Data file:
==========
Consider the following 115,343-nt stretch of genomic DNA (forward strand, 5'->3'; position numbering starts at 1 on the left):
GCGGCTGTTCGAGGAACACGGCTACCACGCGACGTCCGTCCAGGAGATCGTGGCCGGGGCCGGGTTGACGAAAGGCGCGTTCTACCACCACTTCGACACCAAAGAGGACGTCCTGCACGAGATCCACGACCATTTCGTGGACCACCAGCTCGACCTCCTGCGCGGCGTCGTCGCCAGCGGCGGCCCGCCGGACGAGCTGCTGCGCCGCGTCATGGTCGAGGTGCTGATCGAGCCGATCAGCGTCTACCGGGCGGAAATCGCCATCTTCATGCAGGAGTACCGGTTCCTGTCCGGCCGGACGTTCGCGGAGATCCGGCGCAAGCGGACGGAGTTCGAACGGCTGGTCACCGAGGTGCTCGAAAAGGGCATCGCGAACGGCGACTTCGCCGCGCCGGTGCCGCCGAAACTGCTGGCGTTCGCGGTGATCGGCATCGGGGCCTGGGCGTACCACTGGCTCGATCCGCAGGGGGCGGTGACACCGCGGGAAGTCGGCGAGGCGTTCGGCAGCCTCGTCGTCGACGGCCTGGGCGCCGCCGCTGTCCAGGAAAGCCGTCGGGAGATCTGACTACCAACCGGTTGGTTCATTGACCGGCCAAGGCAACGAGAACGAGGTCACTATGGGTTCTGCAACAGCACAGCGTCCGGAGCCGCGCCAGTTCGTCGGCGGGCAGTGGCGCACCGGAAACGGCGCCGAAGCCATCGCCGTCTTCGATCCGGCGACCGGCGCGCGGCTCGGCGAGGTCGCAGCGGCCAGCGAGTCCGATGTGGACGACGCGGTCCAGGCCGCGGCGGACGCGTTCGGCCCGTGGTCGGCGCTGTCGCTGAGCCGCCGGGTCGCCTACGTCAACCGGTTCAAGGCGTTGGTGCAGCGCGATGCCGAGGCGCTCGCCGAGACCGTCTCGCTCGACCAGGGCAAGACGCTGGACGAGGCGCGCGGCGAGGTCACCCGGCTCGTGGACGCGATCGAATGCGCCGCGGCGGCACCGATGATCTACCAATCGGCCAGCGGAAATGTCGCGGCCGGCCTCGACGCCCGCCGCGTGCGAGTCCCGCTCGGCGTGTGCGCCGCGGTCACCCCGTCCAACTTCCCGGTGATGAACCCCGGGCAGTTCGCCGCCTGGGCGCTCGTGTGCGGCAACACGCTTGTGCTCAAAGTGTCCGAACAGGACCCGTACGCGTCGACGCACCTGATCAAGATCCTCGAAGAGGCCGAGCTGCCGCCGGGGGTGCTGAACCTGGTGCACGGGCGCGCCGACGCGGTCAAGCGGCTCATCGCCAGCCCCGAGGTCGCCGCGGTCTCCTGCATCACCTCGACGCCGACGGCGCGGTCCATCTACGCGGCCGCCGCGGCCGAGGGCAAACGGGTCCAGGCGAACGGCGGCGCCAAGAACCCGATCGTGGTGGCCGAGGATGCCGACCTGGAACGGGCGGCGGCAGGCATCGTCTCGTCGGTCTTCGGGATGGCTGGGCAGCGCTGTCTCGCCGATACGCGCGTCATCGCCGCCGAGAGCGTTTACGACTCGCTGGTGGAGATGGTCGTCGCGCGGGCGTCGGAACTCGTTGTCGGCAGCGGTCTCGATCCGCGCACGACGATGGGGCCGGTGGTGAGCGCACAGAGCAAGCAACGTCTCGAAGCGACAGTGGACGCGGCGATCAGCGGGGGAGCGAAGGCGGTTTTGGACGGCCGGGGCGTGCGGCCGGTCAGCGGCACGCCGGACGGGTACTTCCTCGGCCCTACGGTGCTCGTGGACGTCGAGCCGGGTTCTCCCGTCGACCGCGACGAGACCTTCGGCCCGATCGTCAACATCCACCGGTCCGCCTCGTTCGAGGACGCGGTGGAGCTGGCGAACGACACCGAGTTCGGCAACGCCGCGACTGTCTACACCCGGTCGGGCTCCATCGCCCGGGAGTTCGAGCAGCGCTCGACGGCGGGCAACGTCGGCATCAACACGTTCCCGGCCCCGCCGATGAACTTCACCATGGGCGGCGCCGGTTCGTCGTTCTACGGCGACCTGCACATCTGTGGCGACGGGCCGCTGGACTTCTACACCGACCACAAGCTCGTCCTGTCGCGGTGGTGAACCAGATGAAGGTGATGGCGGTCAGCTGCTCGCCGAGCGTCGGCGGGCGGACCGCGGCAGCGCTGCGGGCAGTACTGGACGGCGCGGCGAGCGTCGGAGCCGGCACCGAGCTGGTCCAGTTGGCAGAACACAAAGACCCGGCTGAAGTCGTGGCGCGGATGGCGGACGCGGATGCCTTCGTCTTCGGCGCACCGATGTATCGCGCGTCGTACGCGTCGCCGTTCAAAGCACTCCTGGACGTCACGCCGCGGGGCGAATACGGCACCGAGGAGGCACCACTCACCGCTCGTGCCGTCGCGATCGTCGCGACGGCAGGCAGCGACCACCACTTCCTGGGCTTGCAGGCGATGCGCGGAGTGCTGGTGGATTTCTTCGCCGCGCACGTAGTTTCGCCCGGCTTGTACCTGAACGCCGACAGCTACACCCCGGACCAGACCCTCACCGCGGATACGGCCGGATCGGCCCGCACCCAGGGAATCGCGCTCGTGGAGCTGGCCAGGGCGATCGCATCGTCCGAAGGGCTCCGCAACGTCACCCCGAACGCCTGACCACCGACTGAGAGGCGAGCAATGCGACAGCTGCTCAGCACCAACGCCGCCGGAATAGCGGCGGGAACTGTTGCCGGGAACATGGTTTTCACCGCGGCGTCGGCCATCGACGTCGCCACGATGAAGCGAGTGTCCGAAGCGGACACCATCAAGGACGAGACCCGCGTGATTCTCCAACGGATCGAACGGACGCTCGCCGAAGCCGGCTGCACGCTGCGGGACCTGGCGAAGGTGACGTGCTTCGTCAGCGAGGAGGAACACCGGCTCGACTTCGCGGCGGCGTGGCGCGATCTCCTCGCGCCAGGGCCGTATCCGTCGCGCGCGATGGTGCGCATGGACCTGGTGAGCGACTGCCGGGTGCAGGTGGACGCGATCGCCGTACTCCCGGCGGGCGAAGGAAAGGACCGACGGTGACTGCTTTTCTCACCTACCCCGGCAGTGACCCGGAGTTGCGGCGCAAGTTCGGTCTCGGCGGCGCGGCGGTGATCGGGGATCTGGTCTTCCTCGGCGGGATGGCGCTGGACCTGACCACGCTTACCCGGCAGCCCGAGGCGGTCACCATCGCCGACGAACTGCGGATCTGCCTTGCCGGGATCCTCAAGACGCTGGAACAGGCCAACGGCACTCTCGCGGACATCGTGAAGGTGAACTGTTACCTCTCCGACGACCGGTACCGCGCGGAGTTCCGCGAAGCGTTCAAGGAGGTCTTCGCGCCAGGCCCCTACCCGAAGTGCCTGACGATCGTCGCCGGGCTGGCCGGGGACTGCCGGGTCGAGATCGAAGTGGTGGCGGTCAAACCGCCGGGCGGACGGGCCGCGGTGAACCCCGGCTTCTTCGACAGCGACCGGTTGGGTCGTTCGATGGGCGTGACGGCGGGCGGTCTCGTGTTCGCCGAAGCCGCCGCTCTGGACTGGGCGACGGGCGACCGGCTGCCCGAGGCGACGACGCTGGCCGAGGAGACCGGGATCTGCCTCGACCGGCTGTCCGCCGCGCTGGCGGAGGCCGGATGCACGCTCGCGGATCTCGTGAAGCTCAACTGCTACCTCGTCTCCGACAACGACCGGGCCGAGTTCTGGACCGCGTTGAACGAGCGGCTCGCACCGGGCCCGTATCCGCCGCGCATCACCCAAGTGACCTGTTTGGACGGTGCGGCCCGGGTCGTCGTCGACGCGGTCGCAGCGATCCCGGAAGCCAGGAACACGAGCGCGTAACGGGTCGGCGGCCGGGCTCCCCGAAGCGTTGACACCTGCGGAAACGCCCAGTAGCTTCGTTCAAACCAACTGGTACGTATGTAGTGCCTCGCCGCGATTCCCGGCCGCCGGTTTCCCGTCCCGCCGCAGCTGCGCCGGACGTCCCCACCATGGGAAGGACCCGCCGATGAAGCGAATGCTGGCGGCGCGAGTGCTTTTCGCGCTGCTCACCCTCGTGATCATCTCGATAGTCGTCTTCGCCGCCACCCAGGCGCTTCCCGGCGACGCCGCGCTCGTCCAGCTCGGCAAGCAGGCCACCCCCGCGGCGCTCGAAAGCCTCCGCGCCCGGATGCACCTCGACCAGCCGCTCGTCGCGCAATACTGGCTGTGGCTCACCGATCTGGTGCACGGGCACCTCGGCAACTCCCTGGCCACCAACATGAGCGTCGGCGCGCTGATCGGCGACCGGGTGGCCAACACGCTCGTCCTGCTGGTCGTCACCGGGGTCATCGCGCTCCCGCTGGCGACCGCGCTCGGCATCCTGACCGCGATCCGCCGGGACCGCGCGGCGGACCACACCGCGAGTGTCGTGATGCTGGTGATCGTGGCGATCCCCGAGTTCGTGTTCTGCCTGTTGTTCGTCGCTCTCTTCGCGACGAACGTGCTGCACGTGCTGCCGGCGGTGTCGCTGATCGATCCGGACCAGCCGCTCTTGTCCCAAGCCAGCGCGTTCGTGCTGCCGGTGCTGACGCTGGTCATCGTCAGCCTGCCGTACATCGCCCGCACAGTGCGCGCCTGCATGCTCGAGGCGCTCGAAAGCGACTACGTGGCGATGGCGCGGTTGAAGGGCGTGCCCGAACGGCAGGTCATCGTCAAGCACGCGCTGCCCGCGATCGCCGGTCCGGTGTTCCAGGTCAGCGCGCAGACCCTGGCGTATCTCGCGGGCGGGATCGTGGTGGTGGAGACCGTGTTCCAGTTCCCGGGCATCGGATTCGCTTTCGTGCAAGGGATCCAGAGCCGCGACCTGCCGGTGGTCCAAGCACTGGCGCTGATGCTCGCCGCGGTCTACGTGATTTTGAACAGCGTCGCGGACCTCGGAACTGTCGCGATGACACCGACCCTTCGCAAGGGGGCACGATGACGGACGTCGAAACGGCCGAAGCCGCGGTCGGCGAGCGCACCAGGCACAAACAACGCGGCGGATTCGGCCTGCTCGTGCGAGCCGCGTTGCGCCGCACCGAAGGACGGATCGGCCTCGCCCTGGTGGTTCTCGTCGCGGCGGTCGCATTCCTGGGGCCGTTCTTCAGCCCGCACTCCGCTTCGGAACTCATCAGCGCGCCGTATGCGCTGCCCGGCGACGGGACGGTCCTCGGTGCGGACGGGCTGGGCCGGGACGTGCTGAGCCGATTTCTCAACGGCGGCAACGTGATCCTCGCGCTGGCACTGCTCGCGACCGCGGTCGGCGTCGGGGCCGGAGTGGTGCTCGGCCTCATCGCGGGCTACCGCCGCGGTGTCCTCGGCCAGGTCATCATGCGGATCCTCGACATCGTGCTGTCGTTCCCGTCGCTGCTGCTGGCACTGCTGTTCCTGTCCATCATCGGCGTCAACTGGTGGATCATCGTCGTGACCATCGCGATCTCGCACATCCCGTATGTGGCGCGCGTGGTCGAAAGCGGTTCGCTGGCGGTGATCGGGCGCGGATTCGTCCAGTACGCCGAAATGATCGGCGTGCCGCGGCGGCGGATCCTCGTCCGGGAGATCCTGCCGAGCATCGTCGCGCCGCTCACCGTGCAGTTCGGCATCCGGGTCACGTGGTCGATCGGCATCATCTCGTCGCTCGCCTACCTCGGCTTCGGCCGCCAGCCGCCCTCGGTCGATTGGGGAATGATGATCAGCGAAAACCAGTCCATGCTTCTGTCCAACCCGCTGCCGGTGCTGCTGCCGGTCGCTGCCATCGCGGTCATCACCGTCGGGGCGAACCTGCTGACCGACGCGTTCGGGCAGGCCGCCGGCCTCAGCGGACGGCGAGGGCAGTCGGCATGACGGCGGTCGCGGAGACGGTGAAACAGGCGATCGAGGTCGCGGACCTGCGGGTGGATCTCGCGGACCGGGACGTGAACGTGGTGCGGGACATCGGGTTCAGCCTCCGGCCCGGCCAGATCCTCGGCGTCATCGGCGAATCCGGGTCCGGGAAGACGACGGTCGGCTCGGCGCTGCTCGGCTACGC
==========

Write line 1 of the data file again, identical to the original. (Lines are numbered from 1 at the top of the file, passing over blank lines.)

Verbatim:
Consider the following 115,343-nt stretch of genomic DNA (forward strand, 5'->3'; position numbering starts at 1 on the left):